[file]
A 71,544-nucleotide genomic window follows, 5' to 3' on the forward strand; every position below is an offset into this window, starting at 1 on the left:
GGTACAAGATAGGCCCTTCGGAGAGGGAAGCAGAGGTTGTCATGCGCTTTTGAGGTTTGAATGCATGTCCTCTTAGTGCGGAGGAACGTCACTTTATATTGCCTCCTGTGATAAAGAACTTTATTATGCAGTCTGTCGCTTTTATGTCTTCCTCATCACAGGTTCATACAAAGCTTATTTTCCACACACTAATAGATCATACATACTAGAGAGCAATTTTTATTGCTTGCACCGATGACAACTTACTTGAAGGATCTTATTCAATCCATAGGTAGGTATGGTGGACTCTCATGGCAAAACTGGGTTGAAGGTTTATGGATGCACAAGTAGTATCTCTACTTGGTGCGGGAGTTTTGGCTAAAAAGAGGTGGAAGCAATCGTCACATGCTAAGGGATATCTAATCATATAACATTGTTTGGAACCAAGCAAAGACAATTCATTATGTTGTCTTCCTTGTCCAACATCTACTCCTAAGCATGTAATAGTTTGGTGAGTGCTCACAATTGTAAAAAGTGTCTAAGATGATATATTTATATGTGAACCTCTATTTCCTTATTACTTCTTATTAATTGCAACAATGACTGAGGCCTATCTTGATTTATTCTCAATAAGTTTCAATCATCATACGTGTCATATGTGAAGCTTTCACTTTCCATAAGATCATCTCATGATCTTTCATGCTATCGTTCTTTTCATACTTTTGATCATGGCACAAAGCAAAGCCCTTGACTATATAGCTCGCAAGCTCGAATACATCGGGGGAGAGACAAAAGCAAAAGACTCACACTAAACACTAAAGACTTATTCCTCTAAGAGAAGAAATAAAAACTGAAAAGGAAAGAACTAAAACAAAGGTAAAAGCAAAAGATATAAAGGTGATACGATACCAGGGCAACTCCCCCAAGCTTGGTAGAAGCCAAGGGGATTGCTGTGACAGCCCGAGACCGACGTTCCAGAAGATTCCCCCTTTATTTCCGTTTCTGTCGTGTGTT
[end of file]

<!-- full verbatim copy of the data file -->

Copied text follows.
A 71,544-nucleotide genomic window follows, 5' to 3' on the forward strand; every position below is an offset into this window, starting at 1 on the left:
GGTACAAGATAGGCCCTTCGGAGAGGGAAGCAGAGGTTGTCATGCGCTTTTGAGGTTTGAATGCATGTCCTCTTAGTGCGGAGGAACGTCACTTTATATTGCCTCCTGTGATAAAGAACTTTATTATGCAGTCTGTCGCTTTTATGTCTTCCTCATCACAGGTTCATACAAAGCTTATTTTCCACACACTAATAGATCATACATACTAGAGAGCAATTTTTATTGCTTGCACCGATGACAACTTACTTGAAGGATCTTATTCAATCCATAGGTAGGTATGGTGGACTCTCATGGCAAAACTGGGTTGAAGGTTTATGGATGCACAAGTAGTATCTCTACTTGGTGCGGGAGTTTTGGCTAAAAAGAGGTGGAAGCAATCGTCACATGCTAAGGGATATCTAATCATATAACATTGTTTGGAACCAAGCAAAGACAATTCATTATGTTGTCTTCCTTGTCCAACATCTACTCCTAAGCATGTAATAGTTTGGTGAGTGCTCACAATTGTAAAAAGTGTCTAAGATGATATATTTATATGTGAACCTCTATTTCCTTATTACTTCTTATTAATTGCAACAATGACTGAGGCCTATCTTGATTTATTCTCAATAAGTTTCAATCATCATACGTGTCATATGTGAAGCTTTCACTTTCCATAAGATCATCTCATGATCTTTCATGCTATCGTTCTTTTCATACTTTTGATCATGGCACAAAGCAAAGCCCTTGACTATATAGCTCGCAAGCTCGAATACATCGGGGGAGAGACAAAAGCAAAAGACTCACACTAAACACTAAAGACTTATTCCTCTAAGAGAAGAAATAAAAACTGAAAAGGAAAGAACTAAAACAAAGGTAAAAGCAAAAGATATAAAGGTGATACGATACCAGGGCAACTCCCCCAAGCTTGGTAGAAGCCAAGGGGATTGCTGTGACAGCCCGAGACCGACGTTCCAGAAGATTCCCCCTTTATTTCCGTTTCTGTCGTGTGTT